Geospatial technology has emerged as one of the most prominent technologies that are driving developmental activities around the world. It has become the by default technology whose reach and scope extends across motley fields.
As per the 2019 ICT4D survey, conducted jointly by Devex and CRS (Catholic Relief Services), geospatial and mapping is the 4th major sector that will have a great impact in the developmental sector in the next 5 years. 72% of the survey respondents believe that geospatial and mapping will have a great role to play in various aspects of development.
Due to increasing digitalization and the changing nature of the technological landscape, interconnected technologies will drive future innovation. Owing to its ubiquity, geospatial will undergird development in multiple sectors and lay down the groundwork for the mainstreaming and mass adoption of emerging technologies like AI.
Geo footprint all the way
The top three trends as per the survey are : Connectivity, Data Analysis and Ultra-low cost smartphones. 87% of respondents chose connectivity as the most important factor, followed by 82% and 75% respectively who listed data analysis and low-cost smartphone as the paramount factor.
What is interesting is the fact that all three trends are also not entirely independent of geospatial and location.
Ease-of-connectivity is prerequisite for technological access and is an enabler that ensures access to all other technologies and services, including high-quality mapping.
Data analytics, which is the 2nd major trend, is a fast emerging field in an era where data fuels the engine of the world economy. Data analytics is inextricable from geospatial given that for gaining accurate insights and optimum results, data that has a spatial component is increasingly being collated and processed by companies. Geospatial and Location could be termed as the pillars of analytics. With plethora of data, we need faster data processing capabilities and this is where the confluence of geospatial and location with technologies like AI and Machine Learning comes into the picture.
Other major trends as per the survey are Big Data, IoT, Platform Economy, Drones, AI, BLockchain, and Virtual Reality.
Even though geospatial isn’t directly a part of these technology sectors. But it is emerging as a game changer in all of the aforementioned sectors due to reliance on technological integration, convergence and the trend of incorporating a location and spatial component for delivering the desired output.
The versatility of geospatial can be gauged from the fact that it operates as a primary technology as well as an essential support system to other technologies. For instance, the Platform Mode of Service or the Platform Economy, which is a major trend in the Location industry that is driving growth as well as keeping pace with increasing consumer demands. Some of the early birds in the Platform mode are major players in the location segment.
In the field of Artificial Intelligence, the merger of Geospatial with AI also referred to as Geo.AI, is being widely talked about. Geospatial AI can also be called a new form of machine learning that is based on a geographic component.
In the realm of business, Geospatial AI would substantially improvise planning, resource allocation, and decision-making – predicting the surge in demand and supply, identifying the prospects of high and low margin, multiplying supply chain efficiency, and optimizing service delivery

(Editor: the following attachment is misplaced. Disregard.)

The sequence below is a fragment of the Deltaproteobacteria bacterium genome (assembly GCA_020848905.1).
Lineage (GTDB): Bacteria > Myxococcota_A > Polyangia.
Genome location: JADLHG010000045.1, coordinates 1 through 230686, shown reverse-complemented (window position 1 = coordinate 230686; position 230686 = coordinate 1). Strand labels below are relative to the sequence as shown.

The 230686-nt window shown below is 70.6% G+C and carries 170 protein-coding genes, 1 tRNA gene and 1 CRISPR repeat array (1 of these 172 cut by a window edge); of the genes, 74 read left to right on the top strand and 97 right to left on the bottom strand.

Emerging markets and other takeaways
The survey lists Asia as the region of maximum growth in the next five years, followed by Africa. 47% of respondents agreed with Asia as having the highest growth in ICT4D, as against 33% who chose Africa. Another interesting finding of the survey is that the majority of users of technology are the staff of developmental organizations or other aid agencies that operate on the ground mainly in developing countries.
This vindicates the Geospatial World CEO’s survey where overwhelming CEOs preferred Asia as the emerging destination for development. India and China, when taken together along with the rest of the region, make Asia Pacific look like a hotbed of change with an interesting combination of new entrants and technology companies constantly making new markets with new business models leveraging disruptive technologies.
This also means that there is no chasm between the geospatial Industry leaders and common respondents as to where the industry is headed next and what would spur growth and innovation.
Nearly 80% of the respondents in the 2019 ICT4D survey were of the opinion that ease of data collection and faster analysis nurtures a culture of efficient data use within organizations.
However there are still concerns in the developmental community, and the topmost concern is that the ROI( return of investment) in ICT4D is not substantial. This is a major challenge that needs to be addressed.
Merely developing technological capability isn’t enough; we have to ensure that the technology is disseminated and reaches to the grassroots.
“It’s not enough that we have the technological capability at our fingertips. We have to get technology into the hands of local partners and program participants,” says Jennifer Poidatz, CRS Vice President of Humanitarian Response, ahead of the 11th ICT4D Conference held in Kampala, Uganda.